Sometimes, in my study of sketchy internet use, it's like the scammers hand a me gift. I'm sure they don't mean to send presents because trolls aren't nice by definition, but if they do, I'll take it, especially if it's directly connected to a blog series I'm working on.
Yesterday afternoon I was on the computer, ironically researching trolling, working on my blog addressing the issue of internet abuse and I got a Facebook friend request from a lady from church, who, for the sake of this post, we'll call Edith.
I don't know Edith well. She's grandmother over three generations that attend our church, and a really nice lady from a really nice family. I'm Facebook friends with some of her family, and think it would be great to get to know Edith better, so I accept it.
Anyway, as soon as I accept the friend request, I get a private Facebook message where she says, "Hello. How are you doing?"
Wow, I think, Edith must be pretty tech-savvy to hop on Messenger that quick. I reply, "Fine, thanks! You?"
She immediately replies, "i hope you have heard the recent good news yet?"
Huh, maybe Edith is messaging people from church because there's some sort of excitement going on. She's a grandma, maybe she has a big brag or something happy news and thinks messenger is a fun way to share it. (I would have expected better grammar from Edith, though...she's a very sharp lady). I reply. "I've heard lots of good news lately! What are you referring to?"
"Its a lottery setup to help the youth ,old, retired, poor ,unemployed and the disabled in the society which I have already won $50,000 from it."
Riiiiiiiiiiight. We're not a big church. We're not even a big city. News like Edith winning $50,000 would be everywhere. And why would she message me about if she did? Also, if it really was Edith, I think she'd be downright ashamed of her punctuation.
I must confess, despite of my rule against not feeding trolls, I threw them a crumb and replied, "Ohhhhh...you're a troll and I'll let Edith know someone is using her name. Have a great day!" Then immediately blocked "Edith," reported the fake profile, and sent a private message to her son with a screenshot letting him know someone was trying to pull scams with his mother's name. Although it was tempting to see where the troll would go with this, the fact that it was my "friend" gave it access to my friends-only information, and my friends list, so nope, nope, nope. I'm not giving it any more time to snoop, and locked it out as fast as possible.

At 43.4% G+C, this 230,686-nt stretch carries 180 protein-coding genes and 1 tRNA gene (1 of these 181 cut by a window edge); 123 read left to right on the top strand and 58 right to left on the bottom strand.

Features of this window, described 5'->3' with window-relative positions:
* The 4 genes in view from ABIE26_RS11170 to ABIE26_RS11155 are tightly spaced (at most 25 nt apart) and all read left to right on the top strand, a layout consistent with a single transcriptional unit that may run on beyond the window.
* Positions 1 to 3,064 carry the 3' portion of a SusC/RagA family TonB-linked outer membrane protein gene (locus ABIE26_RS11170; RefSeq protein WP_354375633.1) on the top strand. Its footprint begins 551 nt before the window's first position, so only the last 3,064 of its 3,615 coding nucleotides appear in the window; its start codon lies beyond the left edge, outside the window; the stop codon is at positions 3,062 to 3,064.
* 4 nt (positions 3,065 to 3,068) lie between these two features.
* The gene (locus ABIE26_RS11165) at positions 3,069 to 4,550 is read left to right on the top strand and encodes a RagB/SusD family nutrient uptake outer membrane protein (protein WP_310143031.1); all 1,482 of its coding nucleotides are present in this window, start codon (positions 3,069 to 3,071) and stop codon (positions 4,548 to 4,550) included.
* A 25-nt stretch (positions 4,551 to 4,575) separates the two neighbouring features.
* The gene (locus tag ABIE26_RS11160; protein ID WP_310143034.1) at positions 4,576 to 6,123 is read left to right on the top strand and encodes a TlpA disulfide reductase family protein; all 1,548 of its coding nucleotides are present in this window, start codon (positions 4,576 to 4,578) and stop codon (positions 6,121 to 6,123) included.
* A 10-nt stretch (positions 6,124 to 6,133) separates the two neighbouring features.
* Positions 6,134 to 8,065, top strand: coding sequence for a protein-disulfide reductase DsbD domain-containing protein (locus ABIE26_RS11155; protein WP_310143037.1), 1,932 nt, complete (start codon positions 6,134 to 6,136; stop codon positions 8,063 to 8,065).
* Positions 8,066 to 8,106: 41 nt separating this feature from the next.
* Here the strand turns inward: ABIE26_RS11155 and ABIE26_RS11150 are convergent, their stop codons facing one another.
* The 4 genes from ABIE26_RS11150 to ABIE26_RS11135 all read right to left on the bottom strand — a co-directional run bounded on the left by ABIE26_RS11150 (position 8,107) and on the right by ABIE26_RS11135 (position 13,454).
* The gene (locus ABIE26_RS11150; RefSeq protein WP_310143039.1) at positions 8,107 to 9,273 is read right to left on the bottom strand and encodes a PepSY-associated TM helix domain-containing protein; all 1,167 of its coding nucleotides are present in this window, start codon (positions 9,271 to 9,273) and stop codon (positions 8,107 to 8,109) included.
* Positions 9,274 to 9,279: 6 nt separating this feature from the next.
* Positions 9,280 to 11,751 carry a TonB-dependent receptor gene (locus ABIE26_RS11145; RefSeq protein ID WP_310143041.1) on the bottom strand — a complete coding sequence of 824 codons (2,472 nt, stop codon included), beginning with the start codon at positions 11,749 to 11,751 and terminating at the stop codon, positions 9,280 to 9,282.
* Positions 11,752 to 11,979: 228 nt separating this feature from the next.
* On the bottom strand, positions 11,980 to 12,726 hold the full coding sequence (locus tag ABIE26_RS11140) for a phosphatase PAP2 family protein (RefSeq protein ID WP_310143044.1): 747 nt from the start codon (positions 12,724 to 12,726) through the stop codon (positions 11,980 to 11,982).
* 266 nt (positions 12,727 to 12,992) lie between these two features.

While I didn't stick around long enough to see why someone wanted to steal Edith's profile, it's a pretty safe bet that Impostor Edith would have offered me a generous gift as part of her good fortune, or said that I also won this lottery, and in order to claim the prize, I'd have to send her my bank account number, along with the routing number, and my social security number for tax purposes, and by the way, she can't remember my birthday, when is it again?
Or something like that. When "prizes" come up, usually it's trying to trick you into giving away your financial information. I'm sure none of us want to feed the trolls with our entire bank account or a credit card they opened in our name.
So what do we do about it?
For the rest of this post, I'm going to explain how to deal with Impostor Trolls. Sadly, the practice of copying Facebook profiles and pretending to be someone is widespread, but fairly easy to catch. The good news about impostor profiles is that while some people will say the "profile got hacked" and advise changing your password, that's not usually how it works. Normally the impostor just copies your profile picture and then goes on to make a new, separate profile. You don't need someone's Facebook password to copy their picture. So if this happens to you, the impostor probably did not have your password or see the friends-only information in your profile. Changing passwords often is good practice and certainly can't hurt, but it won't help if someone "borrows" your name and picture on a brand new profile.